Editorial

Asia Pacific excluding China to double annual added wind capacity to 11.6 GW by 2028

Growing power demand and declining costs are giving wind an edge over new coal plants

According to new research from Wood Mackenzie Power and Renewables, the long-term onshore wind outlook remains strong in Asia Pacific (excluding China), with new annual added capacity to more than double from 4.6 gigawatts (GW) in 2018 to 11.6GW by 2028. National power plans to increase the share of renewables, robust power demand growth and competitive onshore wind costs are providing support for future wind power development in the region.

India maintains its leading position with more than 15GW of new onshore wind capacity to be added from 2019 to 2028, as the government continues to push for large-scale gigawatt-level auctions.

Robert Liew, principal analyst with Wood Mackenzie, commented, “Despite the large growth potential, India currently faces market barriers owing to land lease issues, extreme price pressures and grid availability as the market is still coming to terms with the rapid transition to an auction mechanism.”

Australia will see a boom from 2019 to 2020 with over 4GW of projects under construction as the national renewable energy target ends in 2020. However, the Liberal-National coalition’s election victory in May this year will result in more policy uncertainty due to the coalition’s active support of coal power.

The region, which holds almost one-third of the global population, will see increasing power demand growth in coming years. India and Southeast Asia are driving regional growth due to flows of industrial investment as more labour-intensive industries shift away from China.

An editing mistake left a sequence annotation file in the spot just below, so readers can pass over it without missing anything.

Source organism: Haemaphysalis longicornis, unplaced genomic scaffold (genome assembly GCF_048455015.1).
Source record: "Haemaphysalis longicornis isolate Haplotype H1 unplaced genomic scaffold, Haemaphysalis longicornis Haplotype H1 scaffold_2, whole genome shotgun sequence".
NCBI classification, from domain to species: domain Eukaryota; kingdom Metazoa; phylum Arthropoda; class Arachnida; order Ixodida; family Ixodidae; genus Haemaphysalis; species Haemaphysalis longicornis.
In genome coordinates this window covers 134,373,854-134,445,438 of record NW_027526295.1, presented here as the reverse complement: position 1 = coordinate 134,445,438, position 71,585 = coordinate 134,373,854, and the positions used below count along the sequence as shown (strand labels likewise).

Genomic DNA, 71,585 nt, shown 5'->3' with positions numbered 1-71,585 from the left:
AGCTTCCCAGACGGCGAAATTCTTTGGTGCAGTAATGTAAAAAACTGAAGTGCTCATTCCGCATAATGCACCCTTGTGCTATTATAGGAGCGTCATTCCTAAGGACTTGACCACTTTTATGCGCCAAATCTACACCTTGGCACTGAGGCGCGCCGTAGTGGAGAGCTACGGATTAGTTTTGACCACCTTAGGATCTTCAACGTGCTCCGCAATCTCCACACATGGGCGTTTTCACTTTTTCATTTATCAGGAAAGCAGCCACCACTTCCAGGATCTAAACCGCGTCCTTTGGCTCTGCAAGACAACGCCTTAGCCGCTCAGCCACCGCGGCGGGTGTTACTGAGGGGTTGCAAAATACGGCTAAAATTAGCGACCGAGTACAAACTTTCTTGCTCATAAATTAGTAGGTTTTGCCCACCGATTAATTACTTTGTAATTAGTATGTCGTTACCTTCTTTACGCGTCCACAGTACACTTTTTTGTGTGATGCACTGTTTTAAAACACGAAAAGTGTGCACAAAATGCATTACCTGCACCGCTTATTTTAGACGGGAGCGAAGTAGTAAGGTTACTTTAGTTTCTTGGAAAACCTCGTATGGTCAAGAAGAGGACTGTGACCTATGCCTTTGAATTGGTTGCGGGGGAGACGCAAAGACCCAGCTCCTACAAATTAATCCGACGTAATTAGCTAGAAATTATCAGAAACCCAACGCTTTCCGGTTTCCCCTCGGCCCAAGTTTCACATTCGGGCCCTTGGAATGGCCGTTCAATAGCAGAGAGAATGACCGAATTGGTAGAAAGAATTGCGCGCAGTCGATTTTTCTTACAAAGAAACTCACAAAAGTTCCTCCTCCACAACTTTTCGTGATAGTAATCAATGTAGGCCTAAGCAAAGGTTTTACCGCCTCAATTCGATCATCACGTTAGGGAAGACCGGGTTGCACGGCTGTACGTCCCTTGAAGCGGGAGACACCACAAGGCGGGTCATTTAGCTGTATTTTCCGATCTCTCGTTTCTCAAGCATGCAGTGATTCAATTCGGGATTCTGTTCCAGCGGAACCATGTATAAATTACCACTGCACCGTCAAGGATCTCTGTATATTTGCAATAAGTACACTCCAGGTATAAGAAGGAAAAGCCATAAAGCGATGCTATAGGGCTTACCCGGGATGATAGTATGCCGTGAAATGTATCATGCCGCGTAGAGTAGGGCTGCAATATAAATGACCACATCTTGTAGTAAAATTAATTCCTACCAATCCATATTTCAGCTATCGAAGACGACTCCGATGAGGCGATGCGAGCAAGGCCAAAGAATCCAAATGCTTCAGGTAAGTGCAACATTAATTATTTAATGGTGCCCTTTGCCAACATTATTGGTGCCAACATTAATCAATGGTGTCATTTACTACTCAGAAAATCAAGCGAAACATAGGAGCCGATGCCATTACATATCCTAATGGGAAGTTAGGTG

A key driver for greater adoption of wind power is also the declining cost compared with thermal power such as gas, coal and oil. According to the report, the onshore wind power levelised cost of energy (LCOE) across the region ranges from US$35/MWh to US$130/MWh, already within the range of US$40/MWh to US$170/MWh for new thermal power.

Increasingly, utility solar LCOE is becoming more competitive against wind power – especially in markets that have high solar irradiation such as India, Pakistan and Australia. “Onshore wind is forced to compete in open power markets without any financial support, unlike distributed solar PV. The challenge will be how much grid capacity utilities will allow for onshore wind given the rapid increase in distributed solar PV and limited grid availability, especially in smaller markets,” added Liew.

The insight is based on our new research Asia Pacific excluding China onshore wind power market outlook 2019-2028, which is part of Global wind markets service or can be purchased here. Download the report brochure by filling out the form on the right column.